When someone says to me, “Come check out my awesome sound system!” Deep down I sigh to myself knowing that they will have two subwoofers in the trunk powered by a no name amplifier as well as a cheap head unit. Sure enough, it’s just bass… sloppy and inaccurate but loud bass. If only they knew what amazing sound lay just on the horizon. They can have loud, deep bass but obtain quality with their current setup. Where are the mids and highs? How about accurate, punchy bass? Does no one want that live concert, movie theater type sound? I bought a new 2008+ Mitsubishi Lancer and wanted to get the best possible sound from my factory amplified sound system, I had decided to hold off on an entire system until the vehicle was paid off. The JBL MS-8 was rumored to rock socks off, so I pulled the trigger and purchased one. It would integrate with my factory amplified navigation and sound system nicely. The system is made up of the following:

  • Navigation Headunit
  • 8-Channel DSP Amplifier
  • Front 6.5″ Component Speakers
  • Rear Coaxial Speakers
  • Trunk Mounted 10″ Subwoofer

INSTALLATION:

I had to do quite a bit of research before the installation of the MS-8 because I wanted to be absolutely sure I was cutting into the correct wires of my factory amplified sound system, which looked like rainbow spaghetti. If I had a basic, non-amplified or aftermarket sound system, the installation would have been very easy and straightforward. I used the hi-level input and output of the MS-8, which were two wiring harnesses. The clearly labeled harnesses made it easy to crimp all of the wires together once I had the colors figured out. I connected the MS-8 to the output side of the factory amplifier between the amp and speakers themselves, it would utilize it’s own high quality built-in amplifier from now on. Installation was slightly more difficult than a regular amplifier, but only because of the factory wiring.

CALIBRATION:

The included LCD display and bi-aural microphone are used for setup, calibration, and tuning of the MS-8. It can be mounted anywhere within the vehicle or simply used once and then unplugged and stored. I opted to store the display once I finished using it, however I connect it often to make adjustments to the 31-band EQ or the listening position. You must tell the MS-8 what speakers are connected to each channel, so make sure to write them down ahead of time. I then had to set the crossover points for each speaker and was delighted that I had this kind of control of my system. However, I had no idea what crossover points the factory system’s speakers were set at and Rockford Fosgate wouldn’t reveal that information to me, trust me I asked. This was a big pain in my side, but crucial to getting the best sound. The first x-over points I selected made the MS-8 sound awful and muddy, so keep that in mind if you are un-happy with the outcome, just re-calibrate with new x-over points. Finally, I donned the bi-aural microphone headset like a champion and started the sound calibrations. The measurements will take about 5 minutes to complete at which point the unit will calculate the frequency response, level and arrival time for each of the 8 output channels. Finally, it auto-tunes the car using 48 measurements per seat, up to 4 seats total (driver, passenger, two rear seats). Impressive isn’t it? Just make sure no one sees you during calibration. Looking in all directions with the headset on and the car making tons of awkward beeping noises will leave people wondering.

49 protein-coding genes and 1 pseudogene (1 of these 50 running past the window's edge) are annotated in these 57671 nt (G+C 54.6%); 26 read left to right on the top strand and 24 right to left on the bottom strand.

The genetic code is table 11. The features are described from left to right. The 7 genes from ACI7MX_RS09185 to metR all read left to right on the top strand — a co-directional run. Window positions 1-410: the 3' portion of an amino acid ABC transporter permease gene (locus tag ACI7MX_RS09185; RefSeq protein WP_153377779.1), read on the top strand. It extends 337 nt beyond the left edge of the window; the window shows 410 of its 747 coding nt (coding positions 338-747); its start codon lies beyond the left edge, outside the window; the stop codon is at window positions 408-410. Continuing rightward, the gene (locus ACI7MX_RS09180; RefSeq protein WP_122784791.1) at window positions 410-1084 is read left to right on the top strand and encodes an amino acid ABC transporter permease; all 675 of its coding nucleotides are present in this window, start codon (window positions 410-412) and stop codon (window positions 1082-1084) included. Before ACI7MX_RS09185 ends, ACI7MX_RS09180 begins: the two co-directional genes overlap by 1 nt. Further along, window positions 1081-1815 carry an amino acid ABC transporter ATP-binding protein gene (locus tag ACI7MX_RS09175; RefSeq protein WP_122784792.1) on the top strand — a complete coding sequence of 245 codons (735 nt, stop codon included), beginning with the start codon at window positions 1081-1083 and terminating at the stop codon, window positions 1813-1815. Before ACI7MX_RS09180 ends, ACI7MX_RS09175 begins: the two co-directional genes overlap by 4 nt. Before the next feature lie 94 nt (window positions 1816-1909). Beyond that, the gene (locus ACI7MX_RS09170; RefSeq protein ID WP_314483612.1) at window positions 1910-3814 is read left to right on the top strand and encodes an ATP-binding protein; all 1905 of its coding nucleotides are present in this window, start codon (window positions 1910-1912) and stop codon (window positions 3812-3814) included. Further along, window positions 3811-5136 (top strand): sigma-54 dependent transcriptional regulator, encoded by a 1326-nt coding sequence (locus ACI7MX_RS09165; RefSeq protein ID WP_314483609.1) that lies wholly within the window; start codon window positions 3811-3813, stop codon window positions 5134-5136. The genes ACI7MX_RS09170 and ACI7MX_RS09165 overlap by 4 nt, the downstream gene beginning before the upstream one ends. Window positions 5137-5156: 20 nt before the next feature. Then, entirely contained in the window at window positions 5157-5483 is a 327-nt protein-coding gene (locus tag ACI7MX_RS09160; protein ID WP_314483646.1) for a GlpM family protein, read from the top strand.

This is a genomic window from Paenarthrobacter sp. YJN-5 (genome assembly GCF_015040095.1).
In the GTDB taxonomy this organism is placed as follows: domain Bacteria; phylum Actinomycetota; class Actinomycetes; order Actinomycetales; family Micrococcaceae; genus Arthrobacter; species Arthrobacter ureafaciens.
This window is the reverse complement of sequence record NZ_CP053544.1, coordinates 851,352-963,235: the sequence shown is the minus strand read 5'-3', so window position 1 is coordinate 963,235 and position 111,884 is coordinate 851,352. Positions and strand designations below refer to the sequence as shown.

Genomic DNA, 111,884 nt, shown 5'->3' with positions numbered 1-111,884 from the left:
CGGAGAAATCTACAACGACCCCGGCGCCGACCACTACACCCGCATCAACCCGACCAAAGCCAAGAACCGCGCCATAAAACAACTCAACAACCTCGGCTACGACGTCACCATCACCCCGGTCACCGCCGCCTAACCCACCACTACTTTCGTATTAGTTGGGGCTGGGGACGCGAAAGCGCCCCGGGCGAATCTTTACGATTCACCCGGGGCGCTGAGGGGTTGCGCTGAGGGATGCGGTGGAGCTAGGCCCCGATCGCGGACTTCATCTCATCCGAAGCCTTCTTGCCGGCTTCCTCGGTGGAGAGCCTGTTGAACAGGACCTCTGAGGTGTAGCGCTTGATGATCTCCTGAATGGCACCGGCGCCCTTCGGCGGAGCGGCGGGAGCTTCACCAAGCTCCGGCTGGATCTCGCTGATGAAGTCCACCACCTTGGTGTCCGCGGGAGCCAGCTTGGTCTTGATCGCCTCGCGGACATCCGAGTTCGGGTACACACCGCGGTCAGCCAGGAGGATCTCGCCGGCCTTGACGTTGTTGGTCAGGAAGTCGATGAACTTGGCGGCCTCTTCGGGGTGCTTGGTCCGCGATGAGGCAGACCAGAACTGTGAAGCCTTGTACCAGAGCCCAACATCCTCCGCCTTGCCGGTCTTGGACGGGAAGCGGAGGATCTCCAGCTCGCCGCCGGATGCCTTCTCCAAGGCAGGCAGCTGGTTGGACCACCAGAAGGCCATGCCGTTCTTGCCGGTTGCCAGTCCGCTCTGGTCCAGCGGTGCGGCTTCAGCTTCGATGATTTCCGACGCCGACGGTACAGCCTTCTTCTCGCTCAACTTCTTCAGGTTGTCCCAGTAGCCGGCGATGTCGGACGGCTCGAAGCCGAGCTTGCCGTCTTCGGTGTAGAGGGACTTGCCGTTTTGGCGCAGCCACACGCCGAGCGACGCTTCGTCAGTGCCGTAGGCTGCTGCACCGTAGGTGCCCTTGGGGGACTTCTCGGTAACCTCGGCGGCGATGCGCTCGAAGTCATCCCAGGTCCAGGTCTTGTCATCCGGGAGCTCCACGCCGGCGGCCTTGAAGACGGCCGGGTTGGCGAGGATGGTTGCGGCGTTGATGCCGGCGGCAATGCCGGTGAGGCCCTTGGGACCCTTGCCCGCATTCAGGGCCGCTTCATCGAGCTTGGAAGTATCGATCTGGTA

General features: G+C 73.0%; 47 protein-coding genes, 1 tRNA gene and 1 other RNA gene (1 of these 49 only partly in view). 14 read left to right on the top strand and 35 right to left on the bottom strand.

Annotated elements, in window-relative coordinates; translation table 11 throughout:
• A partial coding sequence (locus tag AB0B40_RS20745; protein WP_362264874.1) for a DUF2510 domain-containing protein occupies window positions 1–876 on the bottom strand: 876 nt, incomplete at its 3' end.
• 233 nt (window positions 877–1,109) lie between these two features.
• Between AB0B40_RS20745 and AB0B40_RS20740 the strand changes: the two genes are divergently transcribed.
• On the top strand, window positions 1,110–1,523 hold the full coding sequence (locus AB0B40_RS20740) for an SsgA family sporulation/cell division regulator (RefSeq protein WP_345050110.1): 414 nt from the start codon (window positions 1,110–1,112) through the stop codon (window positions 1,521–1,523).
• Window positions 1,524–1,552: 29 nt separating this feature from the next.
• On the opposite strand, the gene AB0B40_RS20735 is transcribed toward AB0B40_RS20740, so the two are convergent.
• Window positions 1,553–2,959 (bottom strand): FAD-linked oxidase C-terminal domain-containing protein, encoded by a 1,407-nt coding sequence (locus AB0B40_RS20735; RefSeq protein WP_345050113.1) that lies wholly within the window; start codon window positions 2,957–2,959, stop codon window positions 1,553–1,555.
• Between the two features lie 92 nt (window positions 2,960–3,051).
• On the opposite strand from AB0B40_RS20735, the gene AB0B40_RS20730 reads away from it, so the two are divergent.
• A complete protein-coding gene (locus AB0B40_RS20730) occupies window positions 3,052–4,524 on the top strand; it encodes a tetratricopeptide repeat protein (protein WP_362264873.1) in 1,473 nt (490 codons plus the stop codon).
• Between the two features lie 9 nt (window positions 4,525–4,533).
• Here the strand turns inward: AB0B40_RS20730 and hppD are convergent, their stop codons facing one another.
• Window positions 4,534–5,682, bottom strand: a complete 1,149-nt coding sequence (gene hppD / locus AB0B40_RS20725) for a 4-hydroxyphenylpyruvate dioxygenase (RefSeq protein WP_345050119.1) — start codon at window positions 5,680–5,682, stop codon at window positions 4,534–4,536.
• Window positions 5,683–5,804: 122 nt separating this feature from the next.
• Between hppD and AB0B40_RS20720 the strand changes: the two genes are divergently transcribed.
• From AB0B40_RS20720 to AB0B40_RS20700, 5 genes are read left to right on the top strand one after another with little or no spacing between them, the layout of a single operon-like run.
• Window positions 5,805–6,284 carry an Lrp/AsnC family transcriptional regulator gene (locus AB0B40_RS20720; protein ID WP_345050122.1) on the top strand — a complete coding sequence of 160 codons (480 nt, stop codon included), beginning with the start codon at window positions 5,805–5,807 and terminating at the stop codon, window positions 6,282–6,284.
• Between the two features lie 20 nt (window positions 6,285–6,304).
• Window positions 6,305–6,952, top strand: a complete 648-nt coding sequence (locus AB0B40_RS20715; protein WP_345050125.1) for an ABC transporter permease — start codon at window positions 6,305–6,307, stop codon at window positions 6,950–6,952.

THE DEFINING MOMENT:
When completed, the MS-8 was ready to output the optimized tune from all of its calibrations. I was immediately impressed. I could no longer pinpoint the individual speakers in my car, all I knew was that the sound was coming from the front dashboard and all around me. More than just raising the center stage, the MS-8’s quality amplifier brought out the little nuances in my music that I was never able to hear before from the stock amplifier. Cymbals sounded like they were crashing, the bass drum was punchy and even vocals were more human and sibilant. I turned the calibrations off to revert back to the factory sound output and felt disgusted that I had ever thought it was good, at which point I immediately turned the MS-8 back on. Had I spent the same amount of money on just upgrading my speakers and radio, I would have better quality sound from the individual speakers but without time alignment and staging, it’s almost pointless. Now that I have the MS-8, adding upgraded components will be a breeze and they will sound significantly better with the additional calibrations.

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Personal Review: Kicker ZX750.1 & Earthquake Subzero

Being an employee at Sonic Electronix,  it’s nearly impossible to avoid buying car audio equipment.  I for one could not resist the temptation.  I indulged in the Kicker ZX750.1 amplifier paired with the Earthquake Subzero SZ-10 subwoofer.  Im here to give you my honest opinion and review of my choice and maybe help you along the way in making a choice of your own!

Kicker ZX750.1 

Kicker ZX750.1

Kicker ZX750.1